Archive for February, 2011
In the immediate aftermath of World War II, the Department of War and the Department of the Navy both published national lists of casualties for the U.S. Army and Army Air Force, Navy, Marine Corps, and Coast Guard. The intent was to disseminate the information to the general public in a timely manner, for the [...]
I am happy to announce the 2011 recipients of the National Archives Regional Residency Fellowship. This new program, with the generous support of the Foundation for the National Archives provides the fellows a unique opportunity to conduct original research utilizing the holdings of the National Archives location by which they were selected. Although their research [...]
Have you marked your calendar to join us for the next DC-area Researchers Group meeting on Friday, February 18th? We will meet at 1 PM in room G-24 of the National Archives Building in Washington, DC. The agenda includes: 1. A discussion of NARA’s Transformation Plan (read more on the Archivist’s blog) 2. An update [...]
As a way to wrap up the discussion about records relating to military service in the 20th century, it would be a good idea to check out the electronic records available on NARA’s Access to Archival Databases (AAD) . AAD is an online resource available on the NARA web site at http://aad.archives.gov/aad/ and contains a [...]
Posted by John on February 11, 2011, under DC-area Researchers, Family Tree Fridays, Genealogy / Family History, Online Research, Research.
The next DC-area researchers meeting will be held on Friday, February 18th at 1 PM. We’ll meet in room G-24 in the National Archives Building in Washington, DC. Already requested for the agenda: an update on NARA’s plans for the 1940 Census. If you have suggestions for additional agenda items, please send them to Diane Dimkoff at firstname.lastname@example.org. We [...]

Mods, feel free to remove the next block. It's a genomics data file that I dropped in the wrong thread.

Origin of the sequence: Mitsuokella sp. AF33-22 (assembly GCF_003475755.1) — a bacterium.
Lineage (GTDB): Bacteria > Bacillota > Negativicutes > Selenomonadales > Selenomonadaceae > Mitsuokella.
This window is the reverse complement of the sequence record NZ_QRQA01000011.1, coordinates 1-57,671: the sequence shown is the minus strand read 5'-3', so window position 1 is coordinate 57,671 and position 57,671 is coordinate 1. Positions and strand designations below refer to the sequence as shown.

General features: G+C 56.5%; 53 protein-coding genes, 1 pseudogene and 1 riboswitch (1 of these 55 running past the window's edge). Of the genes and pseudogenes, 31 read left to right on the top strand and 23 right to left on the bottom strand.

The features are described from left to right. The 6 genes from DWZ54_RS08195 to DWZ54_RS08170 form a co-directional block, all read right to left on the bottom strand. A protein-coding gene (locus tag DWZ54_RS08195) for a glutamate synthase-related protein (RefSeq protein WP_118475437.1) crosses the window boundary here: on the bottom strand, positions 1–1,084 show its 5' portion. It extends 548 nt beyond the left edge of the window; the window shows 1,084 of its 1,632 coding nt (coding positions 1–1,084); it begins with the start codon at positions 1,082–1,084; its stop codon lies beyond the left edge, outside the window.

On August 29, 2005, Hurricane Katrina made landfall along the Gulf Coast of the United States, displacing thousands of residents and causing billions of dollars in damage. Less than a month later Hurricane Rita caused further damage when it made landfall in Texas and Louisiana. Pictures from these storms and others are captured in over [...]
The following post is by guest blogger Kristina Maldre of the National Archives at Chicago. Thanks Kristina! Kids slide down the base of the Picasso statue in Chicago. Tourists stare at themselves and the skyline in the surface of “The Bean.” Nine-to-fivers shuffle under the red Calder piece in the Federal Plaza to their offices five days [...]
If you live in Washington, DC, or your ancestors did, or you are just interested in DC history, you might want to take a look at the DC Building Permits. Aside from using them to find out when a house was built or remodeled, you can also find individuals by name. If your ancestors owned [...]
The National Archives and Presidential Libraries & Museums have joined Foursquare, a location-based social media network. In order to find out why we joined let’s dive into what Foursquare is all about. Foursquare enables users to check-in and leave tips at nearby locations such as restaurants, businesses, landmarks, bars and other geographic locations from their [...]
The key to successfully pairing fine wine with food is to pick flavors that are complimentary. So, what do you get when you mix an Archivist with Computer Scientists and Engineers? We get great minds cooking up some exciting (and artistic) new things to add to our technology knowledge menu.
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